The project, which before Covid-19 was due to start in 2020 and is now planned for 2021, is possible thanks to a ‘transformational’ £4.5m grant from The National Lottery Heritage Fund and The National Lottery Community Fund which are both supported by the country's National Lottery players. Their grant will help to protect and future-proof this unique heritage site, which is eroding under the pressure of a growing population. The Royal Parks and other funding partners will also contribute to the project, which we hope will bring the total investment to £10.5m, subject to funding.
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What Greenwich Park Revealed entails
Throughout 2017, 2018 and 2019 we appointed new staff, piloted a range of activities and talked to park users to get their feedback on the project before putting in a bid for external funding.
After securing a £4.5m grant in January 2020 the project was due to begin in earnest, with a new Learning Centre an important part of the plans for the park. New timescales are currently being worked out due to the delays caused by the pandemic.
The Greenwich Park Revealed project will cater for the ancient park's growing and diverse local population and will future-proof it for generations to come. It will:
- Return the park’s eroded historic landscape to its 17th century glory. This includes reinstating The Giant Steps which frame the dramatic view from The Royal Observatory, and replanting diseased and dying sections of the magnificent historic tree avenues, recreating the original Baroque designs created by Charles II.
- Build a state-of the art, eco-friendly Learning Centre in an underused service yard, generating completely new green space for public use, overlooking the historic deer park. The Learning Centre will provide a new community hub, offering learning and wellbeing experiences through training, volunteering, events and activities, with paid horticulture pre-apprenticeships and work experience for local students. It will incorporate a new café, inclusive public toilets, a meeting place and an information point for park users.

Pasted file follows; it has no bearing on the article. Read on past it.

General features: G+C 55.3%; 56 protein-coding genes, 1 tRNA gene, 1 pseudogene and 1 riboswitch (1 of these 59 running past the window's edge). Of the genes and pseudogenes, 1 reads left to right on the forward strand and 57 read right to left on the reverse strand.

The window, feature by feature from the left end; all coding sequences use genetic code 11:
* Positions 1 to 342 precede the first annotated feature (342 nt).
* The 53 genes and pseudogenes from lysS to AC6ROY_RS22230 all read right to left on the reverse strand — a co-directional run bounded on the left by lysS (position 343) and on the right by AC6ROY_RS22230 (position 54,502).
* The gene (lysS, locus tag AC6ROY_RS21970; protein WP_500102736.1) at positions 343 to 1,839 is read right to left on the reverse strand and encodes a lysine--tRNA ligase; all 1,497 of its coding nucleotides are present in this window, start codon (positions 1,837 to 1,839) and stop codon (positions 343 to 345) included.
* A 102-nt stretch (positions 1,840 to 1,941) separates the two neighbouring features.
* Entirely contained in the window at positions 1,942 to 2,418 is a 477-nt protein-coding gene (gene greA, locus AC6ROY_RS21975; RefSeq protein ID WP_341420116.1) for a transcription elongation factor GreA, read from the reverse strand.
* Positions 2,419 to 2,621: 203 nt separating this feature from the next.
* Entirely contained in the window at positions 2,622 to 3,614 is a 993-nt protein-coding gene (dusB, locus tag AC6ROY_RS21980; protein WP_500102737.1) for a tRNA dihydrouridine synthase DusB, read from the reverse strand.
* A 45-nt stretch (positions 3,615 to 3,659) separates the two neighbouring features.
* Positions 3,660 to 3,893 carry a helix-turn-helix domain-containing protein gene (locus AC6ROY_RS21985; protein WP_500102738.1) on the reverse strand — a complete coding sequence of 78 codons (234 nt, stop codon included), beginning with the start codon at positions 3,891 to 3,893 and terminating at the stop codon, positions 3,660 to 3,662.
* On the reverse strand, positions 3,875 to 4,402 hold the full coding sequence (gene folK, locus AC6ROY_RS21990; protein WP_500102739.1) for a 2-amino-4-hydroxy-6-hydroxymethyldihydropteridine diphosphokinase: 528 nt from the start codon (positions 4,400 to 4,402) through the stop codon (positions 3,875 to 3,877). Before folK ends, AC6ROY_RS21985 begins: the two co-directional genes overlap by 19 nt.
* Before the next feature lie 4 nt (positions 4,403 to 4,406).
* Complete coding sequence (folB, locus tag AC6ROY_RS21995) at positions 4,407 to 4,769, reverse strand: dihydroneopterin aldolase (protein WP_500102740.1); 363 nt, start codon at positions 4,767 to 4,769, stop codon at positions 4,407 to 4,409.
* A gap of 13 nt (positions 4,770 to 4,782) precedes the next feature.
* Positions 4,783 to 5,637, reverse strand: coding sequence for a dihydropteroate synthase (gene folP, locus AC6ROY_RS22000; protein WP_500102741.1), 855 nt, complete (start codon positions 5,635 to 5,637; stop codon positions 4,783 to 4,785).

- Provide better access across the park for people with disabilities, including investment in a mobility scheme to help people visit different areas of the park.
- Enhance the park for wildlife by improving the Wilderness Park with better views of the deer and a new wildlife pond, and by planting scrub for nesting birds and conserving wild grasslands.
- Enhance the Flower Garden with wildlife-friendly planting in keeping with its formal, Edwardian design, improving the lake and adding natural play features for children.
- Improve sustainability through increased recycling, reconnecting historic fountains with drinking water to discourage bottled water use, and using ground water to irrigate trees and improve water quality in the lakes.
- Create new interpretation to unveil the dramatic story of London's most historic park.